Iran's Rouhani urges Iranians to 'put all your curses' on US

ADDITION: ADDS DATE - Iranian President Hassan Rouhani speaks during the inauguration ceremony of four projects at the South Pars gas field on the northern coast of the Persian Gulf, in Asaluyeh, Iran, Sunday, March 17, 2019. Iran said the development will allow Iran to overtake Qatar in the production of natural gas. The two countries are among the biggest gas producers in the world, and share the South Pars gas field. (AP Photo/Vahid Salemi)
In this photo released by an official website of the office of the Iranian Presidency, President Hassan Rouhani, center, speaks during a media briefing after a cabinet meeting, as senior Vice President Eshaq Jahangiri, left, and Defense Minister Gen. Amir Hatami listen, in Tehran, Iran, Monday, March 18, 2019. On Monday Rouhani urged Iranians to put a curse on the United States, Israel and Saudi Arabia -- blaming America and its allies for his country's ailing economy. (Iranian Presidency Office via AP)

TEHRAN, Iran — Iran's president on Monday urged Iranians to put a curse on the United States, Israel and Saudi Arabia, reiterating his long-standing charge that the U.S. and its allies are responsible for the country's ailing economy.

President Hassan Rouhani's remarks were meant to deflect criticism of his administration's performance amid a spiraling economy after President Donald Trump last year pulled America out of the nuclear deal and re-imposed sanctions on Tehran, targeting Iran's vital oil sector.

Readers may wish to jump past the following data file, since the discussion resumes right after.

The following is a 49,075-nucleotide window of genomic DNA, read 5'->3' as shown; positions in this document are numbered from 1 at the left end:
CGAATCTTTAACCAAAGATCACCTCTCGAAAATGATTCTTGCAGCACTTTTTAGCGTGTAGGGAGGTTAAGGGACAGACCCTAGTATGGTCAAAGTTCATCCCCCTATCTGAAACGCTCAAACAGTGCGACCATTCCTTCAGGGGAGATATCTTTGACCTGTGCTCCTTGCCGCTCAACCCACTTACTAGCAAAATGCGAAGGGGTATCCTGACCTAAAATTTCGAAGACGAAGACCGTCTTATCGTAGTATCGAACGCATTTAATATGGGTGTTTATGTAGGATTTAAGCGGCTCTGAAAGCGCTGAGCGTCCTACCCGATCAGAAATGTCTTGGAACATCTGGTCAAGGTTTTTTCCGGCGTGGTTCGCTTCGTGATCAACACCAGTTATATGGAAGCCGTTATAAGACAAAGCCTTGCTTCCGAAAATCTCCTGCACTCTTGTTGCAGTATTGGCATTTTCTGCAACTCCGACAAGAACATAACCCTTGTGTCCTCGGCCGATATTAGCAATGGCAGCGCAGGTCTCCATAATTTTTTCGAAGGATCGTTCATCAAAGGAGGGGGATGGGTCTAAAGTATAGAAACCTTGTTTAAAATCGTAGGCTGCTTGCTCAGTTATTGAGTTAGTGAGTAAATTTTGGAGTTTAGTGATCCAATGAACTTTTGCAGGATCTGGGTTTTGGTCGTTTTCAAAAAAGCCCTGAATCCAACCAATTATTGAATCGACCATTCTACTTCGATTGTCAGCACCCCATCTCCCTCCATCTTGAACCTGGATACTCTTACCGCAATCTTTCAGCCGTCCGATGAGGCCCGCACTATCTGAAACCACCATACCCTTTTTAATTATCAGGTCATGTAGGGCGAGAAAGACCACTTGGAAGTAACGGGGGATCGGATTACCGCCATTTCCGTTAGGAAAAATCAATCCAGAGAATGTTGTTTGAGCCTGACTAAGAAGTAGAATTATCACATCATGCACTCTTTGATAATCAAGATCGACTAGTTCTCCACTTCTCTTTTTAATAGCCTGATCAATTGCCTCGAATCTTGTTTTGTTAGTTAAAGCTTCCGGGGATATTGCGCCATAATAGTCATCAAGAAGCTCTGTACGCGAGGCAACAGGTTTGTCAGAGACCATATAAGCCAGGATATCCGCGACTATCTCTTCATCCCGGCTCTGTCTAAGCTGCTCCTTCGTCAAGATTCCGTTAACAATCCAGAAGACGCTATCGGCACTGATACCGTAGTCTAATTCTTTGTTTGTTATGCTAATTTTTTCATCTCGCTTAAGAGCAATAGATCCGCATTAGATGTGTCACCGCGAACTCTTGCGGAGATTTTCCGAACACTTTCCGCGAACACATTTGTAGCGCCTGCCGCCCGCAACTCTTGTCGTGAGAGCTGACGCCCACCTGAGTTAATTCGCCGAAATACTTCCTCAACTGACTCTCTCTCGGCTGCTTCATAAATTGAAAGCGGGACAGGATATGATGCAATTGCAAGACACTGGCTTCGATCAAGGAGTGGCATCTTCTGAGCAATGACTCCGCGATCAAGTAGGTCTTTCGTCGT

"Put all your curses on those who created the current situation," Rouhani urged Iranians, adding that "the United States, the Zionists" and Saudi Arabia were to blame. He didn't say what kind of curses the Iranians should invoke.

The U.S. plan, Rouhani claimed, was to "dominate" the Iranian nation, something Washington will not achieve.

On Sunday, the same day he inaugurated a new phase in the development of a massive natural gas field, Rouhani said Iran's inflation is "above 20 percent" and that this country of 80 million people has more than 3 million unemployed.

He promised to increase wages in both the government and the private sector, and raise pensions.

The crisis that is gripping Iran has hurt ordinary Iranians and emboldened Rouhani's critics to openly call for his ouster. Rouhani, who first came to power in 2013, was re-elected for a second term in 2017, promising to improve the economy and foster more open relations with the world.

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This story has been corrected to say that Rouhani was re-elected in 2017.

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